—by Tracy L. / Richmond, CA


A Peasant’s Choice?

I was listening to my 10-year-old daughter read aloud a history selection. She does pretty well, but occasionally makes a mistake. I’ve taught her to shake off the mistake and continue reading, rather than stop completely and get frustrated.

Nessa (reading about the peasants in Ivan IV’s torture chamber): “Victims were tortured, fired … ” (an imperceptible pause) “ … fried, and impaled.”

Mom (thinking I’d tease her a bit on this little blunder, since she was hoping I’d missed it): “If I was tortured and had that choice, I think I’d pick being fired.”

Nessa: “Mom! You can’t be fired from being a peasant!”

—by Lisa J. / Leesburg, VA


Education at Work

My daughter, Autumn (16), works part-time at the local mercantile selling her crafts and running the register. During one transaction, a customer exclaimed, “A person that can make change! Finally, my hard-earned tax dollars have paid off!”

Autumn smilingly replied, “I’m homeschooled.”

The woman leaned forward and lowered her voice. “I believe homeschooled children get a much better education. Don’t say anything, though. I work for the school district!”

After the customer left, the second cashier, a young public-schooled coworker, said, “I think I have just been insulted!”

“No,” my daughter responded, “I was just complimented.”

—by Lori A. / Bradford, PA


Being Dead On

One evening, I overheard our 11-year-old daughter, Darcy, naming the presidents who died in office to her 8-year-old brother, Ethan. As she was completing the list, “ … Harding, Roosevelt, and Kennedy,” Ethan spoke up emphatically, “Kennedy didn’t die in office; he died in Dallas!”

—by Philip & Lydia A. / Blue Ridge, GA


A mind as quick as a chariot!

My 8-year-old and 3-year-old boys were picking personalities for a Roman chariot race around the living room couch. After the older one claimed his identity, the younger one shouted: “I’m Assurbanipal!”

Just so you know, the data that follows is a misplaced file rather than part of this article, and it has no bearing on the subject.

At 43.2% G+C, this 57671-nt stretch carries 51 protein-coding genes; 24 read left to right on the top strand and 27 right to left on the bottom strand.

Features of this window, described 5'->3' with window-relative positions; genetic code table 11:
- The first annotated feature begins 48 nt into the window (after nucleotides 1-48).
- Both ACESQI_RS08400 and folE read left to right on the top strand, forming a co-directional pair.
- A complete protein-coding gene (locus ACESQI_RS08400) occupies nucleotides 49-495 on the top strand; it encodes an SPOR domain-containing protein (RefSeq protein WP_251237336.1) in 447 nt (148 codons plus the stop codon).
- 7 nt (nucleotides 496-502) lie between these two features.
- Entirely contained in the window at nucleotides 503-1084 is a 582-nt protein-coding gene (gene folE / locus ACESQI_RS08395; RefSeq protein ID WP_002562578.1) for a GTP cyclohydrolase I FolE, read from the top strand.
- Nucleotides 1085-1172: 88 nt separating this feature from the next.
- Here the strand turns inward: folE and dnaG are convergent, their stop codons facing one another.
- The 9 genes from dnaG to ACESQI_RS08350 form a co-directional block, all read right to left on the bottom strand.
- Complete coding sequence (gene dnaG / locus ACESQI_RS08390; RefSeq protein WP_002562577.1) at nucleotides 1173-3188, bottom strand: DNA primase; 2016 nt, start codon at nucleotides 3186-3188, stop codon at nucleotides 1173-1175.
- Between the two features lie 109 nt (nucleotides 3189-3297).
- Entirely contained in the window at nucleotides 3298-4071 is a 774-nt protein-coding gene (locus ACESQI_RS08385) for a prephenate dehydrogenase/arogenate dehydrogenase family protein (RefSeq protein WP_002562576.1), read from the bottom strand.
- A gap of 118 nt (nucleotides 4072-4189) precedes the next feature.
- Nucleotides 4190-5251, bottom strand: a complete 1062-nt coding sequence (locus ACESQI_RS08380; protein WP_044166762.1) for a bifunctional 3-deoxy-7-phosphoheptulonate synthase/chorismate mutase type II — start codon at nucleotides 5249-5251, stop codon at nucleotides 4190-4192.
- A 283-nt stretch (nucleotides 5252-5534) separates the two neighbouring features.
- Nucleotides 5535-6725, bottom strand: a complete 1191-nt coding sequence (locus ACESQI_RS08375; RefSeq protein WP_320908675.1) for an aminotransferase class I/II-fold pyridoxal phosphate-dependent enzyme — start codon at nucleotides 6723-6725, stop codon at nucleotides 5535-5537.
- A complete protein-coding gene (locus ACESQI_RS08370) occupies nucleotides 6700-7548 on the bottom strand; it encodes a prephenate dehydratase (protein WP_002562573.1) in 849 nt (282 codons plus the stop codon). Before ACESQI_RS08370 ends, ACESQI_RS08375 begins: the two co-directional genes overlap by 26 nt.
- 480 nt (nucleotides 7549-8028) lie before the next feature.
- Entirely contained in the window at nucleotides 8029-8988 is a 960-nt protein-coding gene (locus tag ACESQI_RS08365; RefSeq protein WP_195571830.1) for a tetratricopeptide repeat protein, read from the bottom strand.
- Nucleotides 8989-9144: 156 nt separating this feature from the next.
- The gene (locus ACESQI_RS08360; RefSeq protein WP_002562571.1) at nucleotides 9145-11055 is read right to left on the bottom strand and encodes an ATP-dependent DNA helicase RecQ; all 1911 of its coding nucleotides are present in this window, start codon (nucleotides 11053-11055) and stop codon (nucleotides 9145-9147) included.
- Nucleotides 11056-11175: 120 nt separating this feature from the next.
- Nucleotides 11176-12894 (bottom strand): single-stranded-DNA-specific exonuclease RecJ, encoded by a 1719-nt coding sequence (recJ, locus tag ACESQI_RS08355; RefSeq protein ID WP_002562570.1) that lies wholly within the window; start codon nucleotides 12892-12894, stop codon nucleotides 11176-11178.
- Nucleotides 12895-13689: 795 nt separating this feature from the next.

When his 3-year-old diction brought a blank stare from his older brother, he helpfully added, “From your homework!”

—by Jody I. / Elizabethtown, KY


Language Acquisition in Action

My 6-year-old was in the bathroom one night and after looking in the garbage exclaimed, “Mom! Thank you so much for finally getting rid of that old toothbrush! Good riddance, I say! Thank you!”

After laughing, I asked where he had heard good riddance.

He quoted from the book we had finished studying a couple weeks before: “ ‘Papa Piccolo’s first thought was good riddance!’ when he saw the kittens floating away.”

—by Sarah W. / Olean, NY


A Damsel in Distress

After my children studied the Middle Ages and learned about knights and chivalry, I didn’t realize how deeply the concepts had sunk in. One evening, when the children were supposed to be cleaning and straightening up, my 3-year-old daughter, Louisa, started crying. With tears and sobs, she wailed, “Keegan (her 11-year-old brother) is not being chivalrous to me!”

—by Dana H. / Crete, IL